Sunday, July 14, 2024


The rehabilitation of public housing, such as has been done recently at the Lincoln Way Apartments, has won federal approval. (Photo: CHA)

The rehabilitation of public housing, such as has been done recently at the Lincoln Way Apartments, has won federal approval. (Photo: CHA)

Two days before Christmas, the Cambridge Housing Authority finally got federal approval for a sweeping plan to rehabilitate its deteriorating housing developments. The $170 million project calls for the authority to raise millions of dollars from banks and private investors after it moves its public housing portfolio into private ownership – on paper – by transferring the properties to nonprofit affiliates.

The approval from the U.S. Department of Housing and Urban Renewal on Monday came after years of planning and a setback last year. With the long-sought approval, the authority said the first phase will focus on 1,151 apartments in nine large developments. Phase 2 will cover the remaining 979 units, mostly in smaller complexes.

It appeared last week that the authority’s plan had run into a snag. When the authority applied for approval, the total number of potential units in the program nationwide had just exceeded a 60,000-unit cap set by Congress, officials said Thursday. But they remained optimistic because some of the local agencies that applied before Cambridge could drop out. The authority’s announcement of the approval did not say why Cambridge qualified despite the cap.

In a press release today, authority Executive Director Gregory Russ said the agency “is thrilled that its efforts to find a path to restore this essential resource for the benefit of Cambridge’s low-income families and elderly has met with success. In a time of shrinking federal resources and aging physical conditions, the CHA is proud that it has marshaled the resources necessary to fulfill its mission.”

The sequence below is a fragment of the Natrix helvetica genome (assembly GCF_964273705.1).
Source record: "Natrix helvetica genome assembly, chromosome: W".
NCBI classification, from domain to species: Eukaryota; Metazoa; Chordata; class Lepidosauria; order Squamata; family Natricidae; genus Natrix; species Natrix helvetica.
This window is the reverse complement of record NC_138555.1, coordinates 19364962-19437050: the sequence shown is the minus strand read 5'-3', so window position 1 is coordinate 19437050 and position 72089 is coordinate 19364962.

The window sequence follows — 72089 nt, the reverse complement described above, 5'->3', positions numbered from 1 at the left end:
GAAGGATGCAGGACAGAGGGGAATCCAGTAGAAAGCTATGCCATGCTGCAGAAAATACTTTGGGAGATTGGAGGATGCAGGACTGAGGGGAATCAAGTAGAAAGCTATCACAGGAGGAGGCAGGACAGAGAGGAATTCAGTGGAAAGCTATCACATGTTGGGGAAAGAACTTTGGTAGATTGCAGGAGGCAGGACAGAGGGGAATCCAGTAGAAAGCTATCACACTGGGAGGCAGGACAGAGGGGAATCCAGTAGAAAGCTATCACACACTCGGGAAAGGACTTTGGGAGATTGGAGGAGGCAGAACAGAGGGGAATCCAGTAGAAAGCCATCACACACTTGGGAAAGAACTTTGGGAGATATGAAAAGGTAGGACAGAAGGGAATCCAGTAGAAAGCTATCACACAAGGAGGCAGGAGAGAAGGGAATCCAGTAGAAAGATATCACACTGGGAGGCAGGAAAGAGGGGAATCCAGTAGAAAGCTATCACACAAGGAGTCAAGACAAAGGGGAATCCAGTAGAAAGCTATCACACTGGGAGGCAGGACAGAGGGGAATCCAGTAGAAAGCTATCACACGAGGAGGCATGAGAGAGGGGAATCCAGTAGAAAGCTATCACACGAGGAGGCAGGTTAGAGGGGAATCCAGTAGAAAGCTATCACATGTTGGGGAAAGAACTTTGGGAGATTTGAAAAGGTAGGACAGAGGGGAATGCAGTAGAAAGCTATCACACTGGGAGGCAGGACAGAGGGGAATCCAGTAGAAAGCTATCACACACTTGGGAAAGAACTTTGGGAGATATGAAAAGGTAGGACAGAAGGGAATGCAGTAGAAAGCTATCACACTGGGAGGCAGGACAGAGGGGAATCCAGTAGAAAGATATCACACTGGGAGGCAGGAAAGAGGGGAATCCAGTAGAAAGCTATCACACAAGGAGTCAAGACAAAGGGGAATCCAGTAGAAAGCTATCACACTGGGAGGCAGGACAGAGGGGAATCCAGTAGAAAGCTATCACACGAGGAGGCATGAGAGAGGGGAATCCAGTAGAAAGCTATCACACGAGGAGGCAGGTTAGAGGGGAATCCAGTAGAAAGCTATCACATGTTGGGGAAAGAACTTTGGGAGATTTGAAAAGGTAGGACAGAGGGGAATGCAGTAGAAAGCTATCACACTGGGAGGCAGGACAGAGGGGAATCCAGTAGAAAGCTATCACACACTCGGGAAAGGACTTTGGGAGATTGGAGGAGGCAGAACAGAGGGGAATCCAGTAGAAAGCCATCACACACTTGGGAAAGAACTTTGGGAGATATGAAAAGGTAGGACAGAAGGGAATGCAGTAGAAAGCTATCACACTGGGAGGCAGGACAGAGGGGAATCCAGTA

Four decades of protection

As federal funding has dwindled, the authority has sought to find other ways to pay for extensive renovations to preserve housing that serves some of the poorest residents of Cambridge. Without repairs, the buildings could deteriorate to the point where they would not be livable, officials said.

The plan approved by HUD will preserve the housing for the next 40 years, the authority said in its press release. But it will no longer be public housing; instead it will be legally owned by nonprofit corporations controlled by the authority, which has said it will ensure the developments remain dedicated to low-income residents and that tenants won’t lose any of their current protections.

The authority said the redevelopment will occur “over a number of years.” Under the federal program, the Rental Assistance Demonstration, public housing subsidies for authority apartments will end. Instead, the housing will be supported by Section 8 federal rent subsidies, which help low-income tenants by paying rent above 30 percent of their income. These Section 8 certificates will be attached to the apartments rather than allowing tenants to use the subsidy where they want.

The agency has already used such rent vouchers in some of the housing it has renovated.